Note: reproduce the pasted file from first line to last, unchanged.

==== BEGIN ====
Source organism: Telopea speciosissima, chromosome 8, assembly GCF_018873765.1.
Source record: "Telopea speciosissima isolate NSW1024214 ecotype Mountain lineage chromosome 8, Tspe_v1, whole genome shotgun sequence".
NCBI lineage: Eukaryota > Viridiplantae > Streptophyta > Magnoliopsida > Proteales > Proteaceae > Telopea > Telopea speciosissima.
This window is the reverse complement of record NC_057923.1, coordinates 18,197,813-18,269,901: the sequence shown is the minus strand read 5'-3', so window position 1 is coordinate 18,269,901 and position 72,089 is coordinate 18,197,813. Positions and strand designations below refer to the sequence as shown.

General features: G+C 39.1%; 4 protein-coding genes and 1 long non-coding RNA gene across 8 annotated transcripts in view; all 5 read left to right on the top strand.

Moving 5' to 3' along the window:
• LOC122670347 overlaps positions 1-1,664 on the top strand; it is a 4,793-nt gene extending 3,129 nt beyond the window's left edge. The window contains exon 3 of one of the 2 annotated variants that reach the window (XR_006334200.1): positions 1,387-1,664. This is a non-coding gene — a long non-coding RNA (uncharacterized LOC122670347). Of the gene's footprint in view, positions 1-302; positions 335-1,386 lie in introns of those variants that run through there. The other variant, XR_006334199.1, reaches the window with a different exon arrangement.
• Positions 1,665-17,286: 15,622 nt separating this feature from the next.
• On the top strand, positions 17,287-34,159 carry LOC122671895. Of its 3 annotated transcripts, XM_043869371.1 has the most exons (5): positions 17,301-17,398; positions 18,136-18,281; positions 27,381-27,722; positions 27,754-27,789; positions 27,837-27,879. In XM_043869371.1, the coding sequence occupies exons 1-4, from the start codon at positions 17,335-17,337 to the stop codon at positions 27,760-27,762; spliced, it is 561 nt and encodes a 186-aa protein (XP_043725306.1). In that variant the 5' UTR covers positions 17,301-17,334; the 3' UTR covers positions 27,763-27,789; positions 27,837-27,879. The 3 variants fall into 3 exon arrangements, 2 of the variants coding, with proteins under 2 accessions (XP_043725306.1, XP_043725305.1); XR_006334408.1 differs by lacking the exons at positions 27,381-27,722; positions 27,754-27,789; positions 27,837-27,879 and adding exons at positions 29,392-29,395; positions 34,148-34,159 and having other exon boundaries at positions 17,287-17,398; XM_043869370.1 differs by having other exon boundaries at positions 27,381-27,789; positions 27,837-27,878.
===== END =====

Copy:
Source organism: Telopea speciosissima, chromosome 8, assembly GCF_018873765.1.
Source record: "Telopea speciosissima isolate NSW1024214 ecotype Mountain lineage chromosome 8, Tspe_v1, whole genome shotgun sequence".
NCBI lineage: Eukaryota > Viridiplantae > Streptophyta > Magnoliopsida > Proteales > Proteaceae > Telopea > Telopea speciosissima.
This window is the reverse complement of record NC_057923.1, coordinates 18,197,813-18,269,901: the sequence shown is the minus strand read 5'-3', so window position 1 is coordinate 18,269,901 and position 72,089 is coordinate 18,197,813. Positions and strand designations below refer to the sequence as shown.

General features: G+C 39.1%; 4 protein-coding genes and 1 long non-coding RNA gene across 8 annotated transcripts in view; all 5 read left to right on the top strand.

Moving 5' to 3' along the window:
• LOC122670347 overlaps positions 1-1,664 on the top strand; it is a 4,793-nt gene extending 3,129 nt beyond the window's left edge. The window contains exon 3 of one of the 2 annotated variants that reach the window (XR_006334200.1): positions 1,387-1,664. This is a non-coding gene — a long non-coding RNA (uncharacterized LOC122670347). Of the gene's footprint in view, positions 1-302; positions 335-1,386 lie in introns of those variants that run through there. The other variant, XR_006334199.1, reaches the window with a different exon arrangement.
• Positions 1,665-17,286: 15,622 nt separating this feature from the next.
• On the top strand, positions 17,287-34,159 carry LOC122671895. Of its 3 annotated transcripts, XM_043869371.1 has the most exons (5): positions 17,301-17,398; positions 18,136-18,281; positions 27,381-27,722; positions 27,754-27,789; positions 27,837-27,879. In XM_043869371.1, the coding sequence occupies exons 1-4, from the start codon at positions 17,335-17,337 to the stop codon at positions 27,760-27,762; spliced, it is 561 nt and encodes a 186-aa protein (XP_043725306.1). In that variant the 5' UTR covers positions 17,301-17,334; the 3' UTR covers positions 27,763-27,789; positions 27,837-27,879. The 3 variants fall into 3 exon arrangements, 2 of the variants coding, with proteins under 2 accessions (XP_043725306.1, XP_043725305.1); XR_006334408.1 differs by lacking the exons at positions 27,381-27,722; positions 27,754-27,789; positions 27,837-27,879 and adding exons at positions 29,392-29,395; positions 34,148-34,159 and having other exon boundaries at positions 17,287-17,398; XM_043869370.1 differs by having other exon boundaries at positions 27,381-27,789; positions 27,837-27,878.